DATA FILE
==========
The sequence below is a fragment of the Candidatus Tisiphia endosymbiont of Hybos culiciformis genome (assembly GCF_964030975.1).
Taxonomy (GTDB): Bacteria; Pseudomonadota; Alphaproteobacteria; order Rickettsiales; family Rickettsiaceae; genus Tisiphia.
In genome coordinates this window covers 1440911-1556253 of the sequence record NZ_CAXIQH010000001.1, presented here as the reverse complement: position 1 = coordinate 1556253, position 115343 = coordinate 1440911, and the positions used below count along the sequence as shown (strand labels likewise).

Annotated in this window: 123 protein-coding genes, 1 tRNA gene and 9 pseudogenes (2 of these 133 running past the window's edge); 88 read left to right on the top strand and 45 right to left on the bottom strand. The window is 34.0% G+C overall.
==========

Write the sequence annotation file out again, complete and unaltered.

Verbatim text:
The sequence below is a fragment of the Candidatus Tisiphia endosymbiont of Hybos culiciformis genome (assembly GCF_964030975.1).
Taxonomy (GTDB): Bacteria; Pseudomonadota; Alphaproteobacteria; order Rickettsiales; family Rickettsiaceae; genus Tisiphia.
In genome coordinates this window covers 1440911-1556253 of the sequence record NZ_CAXIQH010000001.1, presented here as the reverse complement: position 1 = coordinate 1556253, position 115343 = coordinate 1440911, and the positions used below count along the sequence as shown (strand labels likewise).

Annotated in this window: 123 protein-coding genes, 1 tRNA gene and 9 pseudogenes (2 of these 133 running past the window's edge); 88 read left to right on the top strand and 45 right to left on the bottom strand. The window is 34.0% G+C overall.